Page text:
How Singing Legend Gladys Knight Is Expanding Her Net Worth with an Upcoming Mini-Series On Her Life

A mini-series chronicling the life of soul music icon Gladys Knight is on the drawing board as the “Midnight Train to Georgia” songstress has been announced as a showrunner for an on-screen production that could unveil some momentous financial milestones and misfortunes of her career.

WASHINGTON, DC – DECEMBER 14: U.S. singer Gladys Knight performs in the State Dining Room for U.S. President Joe Biden, First Lady Jill Biden, Vice President Kamala Harris, Second Gentleman Doug Emhoff, and guests on December 14, 2022 in Washington, DC. The President is hosting the leaders of African nations attending the U.S-Africa Summit for a dinner and reception at the White House. (Photo by Samuel Corum/Getty Images)

The seven-time Grammy-winning singer’s company, Empress of Soul Productions, has partnered with Cineflex to develop the series, which would be the first autobiographical episodic film for the music legend. 

“Our partnership with Cineflix, sharing my life story, will allow me to leave a legacy of hard work and dedication,” Knight told Deadline in a statement. “That alone is greater than any award I could ever receive.”

Gladys Knight and The Pips

The Atlanta native’s illustrious career spans decades since she and her brother Merald Woodlow “Bubba” Knight started their iconic group The Pips — later to become Gladys Knight and The Pips — in 1952 when she was just 8 years old. The group’s hit multi-platinum songs topped music charts lead them to cement their names in the Rock & Roll Hall of Fame. 

In 1987, Knight decided to pursue a solo career, and she and the Pips recorded their final LP together, “All Our Love.”

Her Net Worth

Knight amassed her estimated $28 million fortune mainly through music and her acting career. She’s acted on “The Jamie Foxx Show” and “House of Payne,” among other shows. She also appeared as herself on “Empire.”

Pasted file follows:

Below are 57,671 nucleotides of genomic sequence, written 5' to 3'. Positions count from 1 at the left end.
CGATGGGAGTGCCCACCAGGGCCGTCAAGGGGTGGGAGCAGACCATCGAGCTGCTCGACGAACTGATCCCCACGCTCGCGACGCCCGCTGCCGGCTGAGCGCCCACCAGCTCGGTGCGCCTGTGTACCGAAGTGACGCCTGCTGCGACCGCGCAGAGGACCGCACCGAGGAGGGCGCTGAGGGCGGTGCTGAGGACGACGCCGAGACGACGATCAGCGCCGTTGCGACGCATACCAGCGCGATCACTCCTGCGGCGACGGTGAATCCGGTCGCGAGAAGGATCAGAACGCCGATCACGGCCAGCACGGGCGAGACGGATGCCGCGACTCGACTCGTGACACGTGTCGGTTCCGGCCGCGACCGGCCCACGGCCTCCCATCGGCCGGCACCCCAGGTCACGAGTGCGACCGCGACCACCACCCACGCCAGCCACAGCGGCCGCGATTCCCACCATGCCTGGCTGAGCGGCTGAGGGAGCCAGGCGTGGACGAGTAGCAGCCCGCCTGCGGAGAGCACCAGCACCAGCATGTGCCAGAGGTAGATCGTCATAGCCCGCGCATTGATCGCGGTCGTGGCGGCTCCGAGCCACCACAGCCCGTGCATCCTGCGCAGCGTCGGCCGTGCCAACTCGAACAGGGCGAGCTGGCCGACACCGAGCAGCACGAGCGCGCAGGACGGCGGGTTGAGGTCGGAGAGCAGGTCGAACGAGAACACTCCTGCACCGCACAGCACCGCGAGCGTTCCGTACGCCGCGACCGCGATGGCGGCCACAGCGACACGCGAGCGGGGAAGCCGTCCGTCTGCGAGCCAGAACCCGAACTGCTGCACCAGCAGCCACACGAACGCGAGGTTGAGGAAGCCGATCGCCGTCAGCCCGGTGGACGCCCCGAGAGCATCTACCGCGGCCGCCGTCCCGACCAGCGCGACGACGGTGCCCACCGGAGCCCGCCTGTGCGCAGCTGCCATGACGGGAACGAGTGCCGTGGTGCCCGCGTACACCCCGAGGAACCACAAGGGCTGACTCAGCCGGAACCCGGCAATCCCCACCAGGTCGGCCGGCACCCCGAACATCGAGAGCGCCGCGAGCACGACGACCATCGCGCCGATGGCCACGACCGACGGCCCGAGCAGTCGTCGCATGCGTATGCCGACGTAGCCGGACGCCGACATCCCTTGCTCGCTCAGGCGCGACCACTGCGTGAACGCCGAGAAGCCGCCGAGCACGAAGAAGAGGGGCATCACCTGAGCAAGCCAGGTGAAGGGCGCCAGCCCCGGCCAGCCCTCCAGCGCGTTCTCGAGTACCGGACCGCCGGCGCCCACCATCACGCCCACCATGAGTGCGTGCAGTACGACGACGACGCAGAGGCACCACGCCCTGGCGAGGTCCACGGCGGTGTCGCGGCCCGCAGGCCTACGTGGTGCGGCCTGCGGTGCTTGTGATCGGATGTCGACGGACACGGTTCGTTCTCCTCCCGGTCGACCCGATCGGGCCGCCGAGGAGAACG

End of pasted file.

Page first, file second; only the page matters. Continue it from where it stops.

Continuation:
In 2018, Knight and her fourth husband, William McDowell, whom she married in 2001, sold their Vegas estate for $720,000. The privately-gated Mediterranean-style home, built in 1971, sat on half an acre. The grounds contained a large motor court and swimming pool. The six-bedroom home had a professional recording studio as well. Knight and her husband moved to Fairview, North Carolina.

Knight and McDowell launched a fundraising campaign for the then-closed Reynolds Community Center in Canton, North Carolina. Reynolds was once the only African-American high school in Western North Carolina, according to Citizen Times. Knight and McDowell purchased the site at an auction in 2015 for $80,000 to give it back to the community, according to Heavy.

Bad Deals, Tax Problems and Battle with Gambling

Knight’s fame and fortune didn’t come without their share of hardships. Knight’s personal and family problems offer plenty of material for the series to delve into. 

A mother of three, Knight’s youngest son, Shanga Hankerson, opened up the restaurant franchise Gladys Knight Chicken and Waffles with locations in Georgia and Washington, D.C. State tax agents seized all locations because of Hankerson’s failure to withhold payroll taxes. Hankerson received a two-year prison sentence in 2021 and was ordered to pay $1 million in financial restitution for back taxes, penalties, and interest. 

The downfall of the chain led to tension between Knight and her son. The R&B icon would go on to sue her son to remove her name image that was used to commercialize the business. 

Knight also could offer viewers a look at other financial setbacks she struggled with during the height of her career. 

The Empress of Soul once had a serious gambling habit, playing in high-stakes blackjack games at casinos in Las Vegas and Atlantic City. What started as light fun to wind down after her shows, spiraled into an addition, Knight told the Los Angeles Times during an interview in July 2011. Knight first peeled back the layers of her gambling habit in her autobiography “Between Each Line of Pain and Glory,” which was published in 1997. Losing as much as $45,000 in 24 hours was one of many gut-churning times that eventually led the musician to seek counseling to kick her addiction. 

“I would play, and I would win. And you should never win. Winning is how they get you. Because you think you’ll win everything, and you won’t. And I just woke up one day and said this don’t make no sense,”  Knight wrote. 

While the script for the series is said to be in the works, no official date has been announced for production. 

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